How today's killer applications died first time round

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Many of the dotcoms awash with investors' cash 10 years ago were short on sensible ways to spend it.

From inflatable boardrooms to first-class air travel and unsustainable sky-high valuations, the money was destined to run out before their ideas could produce meaningful revenues.

It was too much too soon: technology had not evolved sufficiently nor cheaply enough back then, internet audiences had not reached critical mass and business models needed refinement.

Ten years on, essential tech commodities such as storage and bandwidth are a tiny fraction of what they cost in 2000 and conditions are right for some of the best ideas to make billions for the leaders in their sectors. Here are three examples of ideas floated then, whose time has now come:

*Social networking was an early effort at social networking. It had a record first day for an initial public offering in 1998, hitting a high of $97 from an offer price of $9.

Two years later, it became a penny stock and was delisted from the Nasdaq. The company rapidly burned through the money it raised, failed to attract sufficient advertising and had only 5m unique visitors in May 2000, a fraction of Yahoo's 48m in the US.

The number of people online worldwide has grown from 390m in 2000 to 1.7bn today. US online advertising revenues have increased from $5bn to an expected $120bn in 2010, according to the Outsell research firm.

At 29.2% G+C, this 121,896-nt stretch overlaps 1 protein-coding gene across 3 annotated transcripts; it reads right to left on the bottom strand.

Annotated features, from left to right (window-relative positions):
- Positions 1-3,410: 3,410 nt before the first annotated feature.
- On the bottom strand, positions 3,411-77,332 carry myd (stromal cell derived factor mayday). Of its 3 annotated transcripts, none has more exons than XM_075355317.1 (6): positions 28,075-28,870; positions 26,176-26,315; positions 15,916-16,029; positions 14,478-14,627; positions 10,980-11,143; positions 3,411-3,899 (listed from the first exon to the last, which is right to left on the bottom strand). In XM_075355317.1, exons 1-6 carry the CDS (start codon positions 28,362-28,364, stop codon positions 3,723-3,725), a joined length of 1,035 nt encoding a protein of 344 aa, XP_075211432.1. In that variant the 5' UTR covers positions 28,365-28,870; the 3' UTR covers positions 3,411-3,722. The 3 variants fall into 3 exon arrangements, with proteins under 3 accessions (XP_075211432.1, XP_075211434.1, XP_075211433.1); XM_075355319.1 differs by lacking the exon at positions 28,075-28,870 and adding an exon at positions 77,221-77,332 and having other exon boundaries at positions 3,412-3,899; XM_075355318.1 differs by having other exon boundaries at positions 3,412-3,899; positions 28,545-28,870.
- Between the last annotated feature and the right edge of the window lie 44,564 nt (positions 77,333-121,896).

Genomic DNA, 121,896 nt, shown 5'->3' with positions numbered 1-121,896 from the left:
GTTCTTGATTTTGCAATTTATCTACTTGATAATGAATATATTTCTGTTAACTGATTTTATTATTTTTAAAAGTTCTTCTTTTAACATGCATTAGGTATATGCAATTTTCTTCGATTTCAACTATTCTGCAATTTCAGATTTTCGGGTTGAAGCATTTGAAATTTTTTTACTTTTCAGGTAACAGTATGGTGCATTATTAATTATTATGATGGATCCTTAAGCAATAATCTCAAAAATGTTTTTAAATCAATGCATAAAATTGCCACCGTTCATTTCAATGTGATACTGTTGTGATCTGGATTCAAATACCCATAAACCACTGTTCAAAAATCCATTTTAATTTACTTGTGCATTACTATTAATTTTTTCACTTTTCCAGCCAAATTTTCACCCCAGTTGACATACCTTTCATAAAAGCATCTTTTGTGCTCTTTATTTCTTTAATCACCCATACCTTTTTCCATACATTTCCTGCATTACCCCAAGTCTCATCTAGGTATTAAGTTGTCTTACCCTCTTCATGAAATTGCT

Facebook, the world's biggest social networking service, passed 400m members in February. It has studiously avoided talk of an IPO but is expected to generate more than $1bn in advertising and other revenues this year.

*Smartphones and the mobile web At the ITU Telecom World show in late 1999, mobile phone companies were showing off the first handsets to access the internet using the Wireless Application Protocol (WAP) service. 3G connectivity was said to be just around the corner and, in 2000, the first camera phone appeared. But screens were small, speeds were slow, there was little of appeal to the consumer online and no clear business model for online services.

Ten years later, mobile phone subscribers have grown from 738m in 2000 to 4.3bn, 4G speeds have arrived, smartphones are the fastest growing category of handset, many touch-enabled and with large screens. The "app stores" of the Apple iPhone and its imitators offer more than 150,000 applications, games and services and downloads exceed 3bn.

*Internet TV In 1997, Microsoft bought WebTV, a Silicon Valley hardware and software company. It made a box that users could connect to their TVs and get internet access. Neither the graphics nor the speeds available were compelling. By 2001, Microsoft had dissolved its WebTV division.

Today, internet TV is ready for primetime. Microsoft sells movies and online games through its TV and internet-connected Xbox 360.

Steve Perlman, the founder of WebTV, has a new company, OnLive, which will allow console-quality games to be played over the internet on TVs later this year.

Internet channels, widgets and applets were heavily featured on TVs at the Consumer Electronics Show in January. More than a quarter of all TVs bought by US consumers that month were connected to the internet, according to the iSuppli research firm.